“This is an approach book,” writes McConaughey, adding that it contains “philosophies that can be objectively understood, and if you choose, subjectively adopted, by either changing your reality, or changing how you see it. This is a playbook, based on adventures in my life.” Some of those philosophies come in the form of apothegms: “When you can design your own weather, blow in the breeze”; “Simplify, focus, conserve to liberate.” Others come in the form of sometimes rambling stories that never take the shortest route from point A to point B, as when he recounts a dream-spurred, challenging visit to the Malian musician Ali Farka Touré, who offered a significant lesson in how disagreement can be expressed politely and without rancor. Fans of McConaughey will enjoy his memories—which line up squarely with other accounts in Melissa Maerz’s recent oral history, Alright, Alright, Alright—of his debut in Richard Linklater’s Dazed and Confused, to which he contributed not just that signature phrase, but also a kind of too-cool-for-school hipness that dissolves a bit upon realizing that he’s an older guy on the prowl for teenage girls. McConaughey’s prep to settle into the role of Wooderson involved inhabiting the mind of a dude who digs cars, rock ’n’ roll, and “chicks,” and he ran with it, reminding readers that the film originally had only three scripted scenes for his character. The lesson: “Do one thing well, then another. Once, then once more.” It’s clear that the author is a thoughtful man, even an intellectual of sorts, though without the earnestness of Ethan Hawke or James Franco. Though some of the sentiments are greeting card–ish, this book is entertaining and full of good lessons.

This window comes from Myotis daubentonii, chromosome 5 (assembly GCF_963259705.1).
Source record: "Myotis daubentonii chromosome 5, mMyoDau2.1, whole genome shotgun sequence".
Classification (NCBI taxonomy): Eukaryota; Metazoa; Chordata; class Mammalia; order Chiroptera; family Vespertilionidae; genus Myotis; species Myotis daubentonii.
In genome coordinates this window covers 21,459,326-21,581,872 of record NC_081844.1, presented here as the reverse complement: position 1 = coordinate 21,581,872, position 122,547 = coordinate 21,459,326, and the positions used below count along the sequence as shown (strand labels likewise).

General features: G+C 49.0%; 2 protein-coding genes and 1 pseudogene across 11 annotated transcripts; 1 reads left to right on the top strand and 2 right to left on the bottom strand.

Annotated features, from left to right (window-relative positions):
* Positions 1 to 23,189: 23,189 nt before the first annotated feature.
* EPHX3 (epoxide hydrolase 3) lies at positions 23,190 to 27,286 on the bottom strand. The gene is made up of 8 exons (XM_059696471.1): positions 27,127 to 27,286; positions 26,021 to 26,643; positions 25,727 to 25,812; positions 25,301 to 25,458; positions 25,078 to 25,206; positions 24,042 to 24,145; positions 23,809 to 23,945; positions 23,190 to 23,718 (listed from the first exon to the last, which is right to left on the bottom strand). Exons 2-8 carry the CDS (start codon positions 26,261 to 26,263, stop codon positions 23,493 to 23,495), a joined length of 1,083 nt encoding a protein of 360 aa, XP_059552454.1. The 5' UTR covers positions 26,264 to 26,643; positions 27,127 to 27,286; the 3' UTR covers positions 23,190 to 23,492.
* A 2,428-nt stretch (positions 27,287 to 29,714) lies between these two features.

A conversational, pleasurable look into McConaughey’s life and thought.

Pub Date: Oct. 20, 2020

ISBN: 978-0-593-13913-4

Page Count: 304

Publisher: Crown

Review Posted Online: Oct. 27, 2020

Kirkus Reviews Issue: Dec. 1, 2020

Did you like this book?

A virtuoso performance and an ode to an undervalued medium created by two talented artists.



The veteran actor, comedian, and banjo player teams up with the acclaimed illustrator to create a unique book of cartoons that communicates their personalities.

Martin, also a prolific author, has always been intrigued by the cartoons strewn throughout the pages of the New Yorker. So when he was presented with the opportunity to work with Bliss, who has been a staff cartoonist at the magazine since 1997, he seized the moment. “The idea of a one-panel image with or without a caption mystified me,” he writes. “I felt like, yeah, sometimes I’m funny, but there are these other weird freaks who are actually funny.” Once the duo agreed to work together, they established their creative process, which consisted of working forward and backward: “Forwards was me conceiving of several cartoon images and captions, and Harry would select his favorites; backwards was Harry sending me sketched or fully drawn cartoons for dialogue or banners.” Sometimes, he writes, “the perfect joke occurs two seconds before deadline.” There are several cartoons depicting this method, including a humorous multipanel piece highlighting their first meeting called “They Meet,” in which Martin thinks to himself, “He’ll never be able to translate my delicate and finely honed droll notions.” In the next panel, Bliss thinks, “I’m sure he won’t understand that the comic art form is way more subtle than his blunt-force humor.” The team collaborated for a year and created 150 cartoons featuring an array of topics, “from dogs and cats to outer space and art museums.” A witty creation of a bovine family sitting down to a gourmet meal and one of Dumbo getting his comeuppance highlight the duo’s comedic talent. What also makes this project successful is the team’s keen understanding of human behavior as viewed through their unconventional comedic minds.

A virtuoso performance and an ode to an undervalued medium created by two talented artists.

Pub Date: Nov. 17, 2020

ISBN: 978-1-250-26289-9

Page Count: 272

Publisher: Celadon Books

Review Posted Online: Aug. 31, 2020

Kirkus Reviews Issue: Sept. 15, 2020

Did you like this book?